I haven't heard about CA & black bears specifically but many States do this for many species. They'll probably pull a pre-molar from the back side of the jaw & analyze for age, nutrition, etc. You'll never notice it in a taxidermy mount & unless you point it out on a skull mount, no one will be the wiser.
I agree with Hal. You wouldn't believe the information that they can gather from a tooth. Utah has been doing this for years on all the big game hunts except for the general season deer hunt unless you pull through a checking station and then they pull it for you. They require you to pull and tooth and send it in to them along with completing a survey on where and about the animal that you killed.
I've neverbeen asked to provide a tooth from any animal yet but would have no problem with it in the location pointed out. If the information is that valuable then it's worth it in the long run. The only teeth related information I've had experience with is when I was a kid in Wisconsin and you had to check in every deer. I remember they would pry the mouth open on every one of them to get an age estimate but that was all they did.
Again the more informatin we can provide hopefully the better they can manage the animals for us and our children.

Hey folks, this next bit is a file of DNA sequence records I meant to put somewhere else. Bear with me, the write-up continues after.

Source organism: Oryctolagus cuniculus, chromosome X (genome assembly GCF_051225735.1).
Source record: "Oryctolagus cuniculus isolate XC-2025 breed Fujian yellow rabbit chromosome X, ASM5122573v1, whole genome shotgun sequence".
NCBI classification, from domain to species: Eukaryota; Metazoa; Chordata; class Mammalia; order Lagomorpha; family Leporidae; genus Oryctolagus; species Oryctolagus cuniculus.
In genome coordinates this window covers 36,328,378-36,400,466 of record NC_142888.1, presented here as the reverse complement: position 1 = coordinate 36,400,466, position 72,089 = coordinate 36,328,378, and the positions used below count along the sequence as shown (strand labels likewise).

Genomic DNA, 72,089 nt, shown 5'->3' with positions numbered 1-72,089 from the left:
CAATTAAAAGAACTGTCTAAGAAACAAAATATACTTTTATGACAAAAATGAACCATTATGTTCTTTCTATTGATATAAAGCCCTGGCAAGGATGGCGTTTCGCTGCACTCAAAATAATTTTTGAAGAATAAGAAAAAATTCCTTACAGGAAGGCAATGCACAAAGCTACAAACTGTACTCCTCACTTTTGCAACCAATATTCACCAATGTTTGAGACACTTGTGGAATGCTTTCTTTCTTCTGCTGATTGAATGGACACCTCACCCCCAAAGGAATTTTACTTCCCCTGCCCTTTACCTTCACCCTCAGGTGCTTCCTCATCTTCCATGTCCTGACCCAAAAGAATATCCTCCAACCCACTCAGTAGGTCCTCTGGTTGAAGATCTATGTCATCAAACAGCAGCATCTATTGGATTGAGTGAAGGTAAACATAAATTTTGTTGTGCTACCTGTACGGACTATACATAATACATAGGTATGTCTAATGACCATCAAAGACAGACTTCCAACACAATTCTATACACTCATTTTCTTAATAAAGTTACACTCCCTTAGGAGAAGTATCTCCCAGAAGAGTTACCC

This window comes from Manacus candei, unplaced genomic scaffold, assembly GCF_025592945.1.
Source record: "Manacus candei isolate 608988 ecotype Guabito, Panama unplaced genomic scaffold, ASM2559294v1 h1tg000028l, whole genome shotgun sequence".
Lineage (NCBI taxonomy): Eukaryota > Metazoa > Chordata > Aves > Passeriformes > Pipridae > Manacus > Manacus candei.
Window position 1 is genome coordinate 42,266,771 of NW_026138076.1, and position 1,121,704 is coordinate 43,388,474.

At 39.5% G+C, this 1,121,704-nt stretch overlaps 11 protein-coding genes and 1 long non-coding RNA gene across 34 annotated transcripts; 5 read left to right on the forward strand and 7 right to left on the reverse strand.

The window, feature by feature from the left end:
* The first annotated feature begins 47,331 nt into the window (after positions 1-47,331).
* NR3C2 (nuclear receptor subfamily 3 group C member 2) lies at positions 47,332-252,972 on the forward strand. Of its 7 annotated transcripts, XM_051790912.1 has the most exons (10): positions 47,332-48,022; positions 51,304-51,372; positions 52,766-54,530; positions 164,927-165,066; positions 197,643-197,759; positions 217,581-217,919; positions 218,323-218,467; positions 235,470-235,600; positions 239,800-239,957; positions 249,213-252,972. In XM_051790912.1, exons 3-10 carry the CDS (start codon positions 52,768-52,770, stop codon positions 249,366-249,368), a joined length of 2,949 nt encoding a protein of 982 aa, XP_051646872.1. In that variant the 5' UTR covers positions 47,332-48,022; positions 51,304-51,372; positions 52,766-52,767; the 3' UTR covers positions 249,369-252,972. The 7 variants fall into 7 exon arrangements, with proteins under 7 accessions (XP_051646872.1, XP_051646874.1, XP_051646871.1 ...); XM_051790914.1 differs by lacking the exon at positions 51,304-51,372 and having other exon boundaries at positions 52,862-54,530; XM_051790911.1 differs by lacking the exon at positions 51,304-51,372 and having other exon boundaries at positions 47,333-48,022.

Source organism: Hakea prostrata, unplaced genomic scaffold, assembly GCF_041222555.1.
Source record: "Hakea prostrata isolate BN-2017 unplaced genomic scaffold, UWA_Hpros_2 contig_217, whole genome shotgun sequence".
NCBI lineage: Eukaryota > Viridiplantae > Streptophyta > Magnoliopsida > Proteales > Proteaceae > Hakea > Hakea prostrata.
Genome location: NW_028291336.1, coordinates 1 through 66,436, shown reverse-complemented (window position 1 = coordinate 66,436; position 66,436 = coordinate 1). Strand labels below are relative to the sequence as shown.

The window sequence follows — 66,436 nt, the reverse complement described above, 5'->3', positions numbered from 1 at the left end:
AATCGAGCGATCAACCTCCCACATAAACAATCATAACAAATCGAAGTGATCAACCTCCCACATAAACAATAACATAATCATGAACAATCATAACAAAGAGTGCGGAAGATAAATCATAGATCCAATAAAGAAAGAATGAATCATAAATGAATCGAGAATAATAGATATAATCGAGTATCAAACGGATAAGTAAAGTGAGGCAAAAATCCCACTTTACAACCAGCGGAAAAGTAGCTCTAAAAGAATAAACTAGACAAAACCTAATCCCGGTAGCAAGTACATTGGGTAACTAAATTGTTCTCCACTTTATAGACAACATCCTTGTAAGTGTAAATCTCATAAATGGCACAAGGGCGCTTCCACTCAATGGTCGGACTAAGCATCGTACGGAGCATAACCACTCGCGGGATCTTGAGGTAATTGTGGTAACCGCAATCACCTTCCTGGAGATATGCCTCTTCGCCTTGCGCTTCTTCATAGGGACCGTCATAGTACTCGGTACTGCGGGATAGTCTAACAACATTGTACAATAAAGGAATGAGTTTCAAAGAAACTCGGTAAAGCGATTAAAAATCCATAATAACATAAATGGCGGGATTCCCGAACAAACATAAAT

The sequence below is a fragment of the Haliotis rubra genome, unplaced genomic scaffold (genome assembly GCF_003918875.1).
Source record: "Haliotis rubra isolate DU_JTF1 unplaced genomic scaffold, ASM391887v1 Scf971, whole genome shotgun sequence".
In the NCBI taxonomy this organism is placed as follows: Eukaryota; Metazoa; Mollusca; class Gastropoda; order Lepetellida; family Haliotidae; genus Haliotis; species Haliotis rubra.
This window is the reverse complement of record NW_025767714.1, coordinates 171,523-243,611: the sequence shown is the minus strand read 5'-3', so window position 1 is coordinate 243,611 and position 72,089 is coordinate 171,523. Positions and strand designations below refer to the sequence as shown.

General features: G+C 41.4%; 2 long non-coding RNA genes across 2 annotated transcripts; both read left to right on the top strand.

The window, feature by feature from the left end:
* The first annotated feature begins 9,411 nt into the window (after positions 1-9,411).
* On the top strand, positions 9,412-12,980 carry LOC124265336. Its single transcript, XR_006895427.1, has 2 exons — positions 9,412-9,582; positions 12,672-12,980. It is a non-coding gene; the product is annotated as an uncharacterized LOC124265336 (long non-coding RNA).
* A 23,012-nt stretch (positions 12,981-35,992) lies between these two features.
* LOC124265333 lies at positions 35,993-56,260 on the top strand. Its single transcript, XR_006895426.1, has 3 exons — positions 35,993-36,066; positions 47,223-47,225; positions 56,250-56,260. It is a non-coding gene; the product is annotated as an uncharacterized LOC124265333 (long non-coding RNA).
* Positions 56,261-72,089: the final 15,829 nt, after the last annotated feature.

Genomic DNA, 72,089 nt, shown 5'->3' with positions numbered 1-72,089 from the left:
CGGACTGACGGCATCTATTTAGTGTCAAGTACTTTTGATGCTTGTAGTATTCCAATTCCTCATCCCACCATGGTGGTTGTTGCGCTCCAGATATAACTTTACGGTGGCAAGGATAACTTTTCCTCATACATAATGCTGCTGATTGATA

i've used the teeth on horses to determine the age, and now that i'm more skilled at it, i can tell a little about the nutrition and health of the animal. once i determine the age, i can then tell what type of foods the horse has been eating (it is easiest to determine in younger horses, under 8 years old.)
learning about it was kind of fun, maybe i should learn a little bit about game animal teeth and apply the same knowlege to my hunting of the game animals.
I've done it several times as part of a mandatory check process for hunters. It's really easy with the right tools, and you won't notice it's missing. It's the first tiny little tooth behind the big canine (called a pre molar). Try to take it out without breaking the root. Do so by cutting the gun all the way around the tooth, and then pull very gently with pliers. You'll know when it feels loose enough to come out. If it breaks, then there's always the tooth on the other side.
Winter is tough on whitetails, that is an accepted fact.
You can help the quality of your herd by providing winter plots - that are not necessarily designed as kill plots.
Having what I call green plots - that the deer can browse in when most of the other food is gone, can greatly benefit the deer herd when they need it most.
Come December - at least in our area of the south - most of the mast is gone, all of the crops were long harvested and this green browse can really make the difference for...